How much do you need to comfortably retire?
It’s a common concern and it all depends on how you plan to spend your retirement, as well as any big costs you might have now, or planned for down the track.
There’s also other factors at play. Australians are now living longer than ever – well into their 80s – and a bit over half of us are retiring with debt.
On top of that, our superannuation and investment returns have been volatile in recent years and for many of us, may not last all the years of our retirement.
So we’ve got less money to last more retirement years – some 20 years or more if we were to stop work at the age of 65.
There are some basic tried and tested formulas that can help you work out how you might be tracking.
According to the Government’s MoneySmart website, if you own your own home, then you’ll need two-thirds (67%) of your pre-retirement income to maintain the same standard of living in retirement.
There’s also the Association of Superannuation Funds of Australia (ASFA) industry retirement standard which estimates how much you will need depending on your lifestyle.
ASFA estimates that you will need a lump sum of $640,000 for a couple and $545,000 for a single person at retirement to support a comfortable lifestyle. This assumes a partial Age Pension and equates to $1,189 per week for a couple and $841 for a single person.
To fund a modest lifestyle, covering basics and mostly funded by the Age Pension, ASFA estimates that you need a lump sum at retirement of $70,000 for couple or a single person.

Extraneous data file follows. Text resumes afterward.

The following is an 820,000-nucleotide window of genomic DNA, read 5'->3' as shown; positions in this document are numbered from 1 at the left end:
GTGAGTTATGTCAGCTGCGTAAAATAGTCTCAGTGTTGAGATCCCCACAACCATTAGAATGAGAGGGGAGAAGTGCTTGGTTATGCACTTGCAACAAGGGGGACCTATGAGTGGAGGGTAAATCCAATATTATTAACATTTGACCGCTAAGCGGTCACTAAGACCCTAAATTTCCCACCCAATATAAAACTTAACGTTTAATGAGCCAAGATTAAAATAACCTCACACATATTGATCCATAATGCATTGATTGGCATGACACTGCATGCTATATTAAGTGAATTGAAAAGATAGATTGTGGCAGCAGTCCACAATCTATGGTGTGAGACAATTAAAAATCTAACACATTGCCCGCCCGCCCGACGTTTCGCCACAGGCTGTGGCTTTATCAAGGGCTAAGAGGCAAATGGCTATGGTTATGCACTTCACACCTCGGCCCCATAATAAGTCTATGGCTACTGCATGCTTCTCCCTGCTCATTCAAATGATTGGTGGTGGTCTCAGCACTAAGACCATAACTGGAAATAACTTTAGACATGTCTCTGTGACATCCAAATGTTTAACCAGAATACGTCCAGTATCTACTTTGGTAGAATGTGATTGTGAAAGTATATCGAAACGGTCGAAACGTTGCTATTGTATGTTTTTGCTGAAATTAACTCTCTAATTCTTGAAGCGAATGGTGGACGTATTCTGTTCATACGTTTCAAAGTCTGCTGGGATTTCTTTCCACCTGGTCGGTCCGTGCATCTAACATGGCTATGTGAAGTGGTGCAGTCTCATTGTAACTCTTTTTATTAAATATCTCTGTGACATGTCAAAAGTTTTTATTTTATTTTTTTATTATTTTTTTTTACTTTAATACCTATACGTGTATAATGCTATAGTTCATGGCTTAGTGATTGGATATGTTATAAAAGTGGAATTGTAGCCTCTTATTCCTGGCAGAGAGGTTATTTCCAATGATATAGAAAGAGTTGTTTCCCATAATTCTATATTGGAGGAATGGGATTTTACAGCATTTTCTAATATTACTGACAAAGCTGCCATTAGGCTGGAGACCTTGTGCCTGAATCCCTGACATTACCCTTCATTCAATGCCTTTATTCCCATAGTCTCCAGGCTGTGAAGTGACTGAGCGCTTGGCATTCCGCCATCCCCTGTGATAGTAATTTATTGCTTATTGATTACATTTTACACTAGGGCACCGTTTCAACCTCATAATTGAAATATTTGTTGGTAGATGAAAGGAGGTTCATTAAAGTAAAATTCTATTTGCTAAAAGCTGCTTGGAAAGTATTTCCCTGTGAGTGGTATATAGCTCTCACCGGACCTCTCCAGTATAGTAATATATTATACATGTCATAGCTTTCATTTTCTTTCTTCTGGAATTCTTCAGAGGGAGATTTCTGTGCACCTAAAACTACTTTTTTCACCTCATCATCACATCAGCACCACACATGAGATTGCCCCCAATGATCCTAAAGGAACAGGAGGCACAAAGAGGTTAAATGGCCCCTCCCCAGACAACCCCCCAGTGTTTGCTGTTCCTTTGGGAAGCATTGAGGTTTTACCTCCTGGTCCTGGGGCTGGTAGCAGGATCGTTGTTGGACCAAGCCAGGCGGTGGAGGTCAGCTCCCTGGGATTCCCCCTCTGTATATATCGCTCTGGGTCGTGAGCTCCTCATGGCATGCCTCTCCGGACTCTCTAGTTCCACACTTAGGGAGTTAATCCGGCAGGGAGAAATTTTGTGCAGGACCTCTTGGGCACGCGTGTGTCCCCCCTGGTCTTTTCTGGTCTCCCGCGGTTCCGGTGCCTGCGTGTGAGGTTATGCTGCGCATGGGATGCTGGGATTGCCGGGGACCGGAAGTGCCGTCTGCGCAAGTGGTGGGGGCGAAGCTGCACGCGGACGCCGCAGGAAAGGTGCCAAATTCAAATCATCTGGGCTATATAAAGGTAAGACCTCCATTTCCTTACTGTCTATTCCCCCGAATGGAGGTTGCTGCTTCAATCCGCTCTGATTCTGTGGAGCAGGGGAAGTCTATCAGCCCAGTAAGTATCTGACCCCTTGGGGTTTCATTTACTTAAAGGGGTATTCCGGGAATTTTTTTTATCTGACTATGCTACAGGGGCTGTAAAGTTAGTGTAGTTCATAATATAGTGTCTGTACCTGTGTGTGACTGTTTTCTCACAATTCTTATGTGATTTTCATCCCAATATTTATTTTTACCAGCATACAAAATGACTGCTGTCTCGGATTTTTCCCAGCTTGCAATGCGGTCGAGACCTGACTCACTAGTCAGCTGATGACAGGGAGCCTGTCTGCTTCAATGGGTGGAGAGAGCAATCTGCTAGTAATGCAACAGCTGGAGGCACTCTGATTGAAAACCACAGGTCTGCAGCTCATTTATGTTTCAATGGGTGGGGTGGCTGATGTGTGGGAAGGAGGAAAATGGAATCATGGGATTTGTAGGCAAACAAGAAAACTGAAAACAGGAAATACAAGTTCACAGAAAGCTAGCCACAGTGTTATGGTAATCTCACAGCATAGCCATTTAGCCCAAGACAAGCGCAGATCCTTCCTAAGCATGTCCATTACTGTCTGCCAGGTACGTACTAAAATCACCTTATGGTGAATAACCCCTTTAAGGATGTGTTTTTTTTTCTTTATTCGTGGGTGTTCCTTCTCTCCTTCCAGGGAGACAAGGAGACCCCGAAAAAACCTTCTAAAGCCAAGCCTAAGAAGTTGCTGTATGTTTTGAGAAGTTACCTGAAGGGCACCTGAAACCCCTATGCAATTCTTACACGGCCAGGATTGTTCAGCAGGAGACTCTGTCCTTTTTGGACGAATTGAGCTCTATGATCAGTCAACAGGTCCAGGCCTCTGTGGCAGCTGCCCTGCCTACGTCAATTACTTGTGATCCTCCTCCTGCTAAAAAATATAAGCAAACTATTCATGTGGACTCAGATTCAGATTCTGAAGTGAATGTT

If like so many retirees your home is your most valuable asset, you may choose to look at accessing some of that accumulated wealth to fund part of your retirement.
Many people do this by selling their home and downsizing. Alternatively, you can borrow against the equity in your home via a reverse mortgage which allows you to access funds without the need to sell up and move.
Getting the right advice and taking all your assets and income streams into account is the key, according to Smooth Retirement’s Scott Phillips.
“There’s a lot of misunderstanding about reverse mortgages and how they work. It can also be very difficult for people to work out how much they are going to need to access so they can fund all the years of their retirement,” Mr Phillips said.
“Many people aren’t aware that you can set up a reverse mortgage to make regular payments to you so you can increase your monthly income and top up your Age Pension. This also reduces the amount of interest that you’ll accrue.
“You can also use it like a line of credit. If you have savings sitting in the bank it can impact on the amount of age pension you receive.
“If you were to replace those savings however with a cash reserve via a reverse mortgage – in other words a nominated amount of money you can draw down when and should you need it – you can potentially increase your pension entitlements and still have access to emergency funds or lump sum cash at any time – only accruing interest when (and if) you use any of the funds.
“Even if you don’t have any savings or super left when you reach retirement, if you own your home you likely have some good options and with the right advice you can put a sensible and measured plan in place to fund all the years of your retirement.”
For more information, book a free, no obligation Reverse Mortgage Eligibility Check or call our team today on 1300 510 015.
Smooth Retirement Pty Ltd provides equity release broking and retirement income planning Australia-wide. ABN: 46 619 010 445; AFSL 510015; Australian Credit Licence: 510015; smoothretirement.com.au; email@example.com; 1300 510 015. Terms, conditions, fees and charges apply.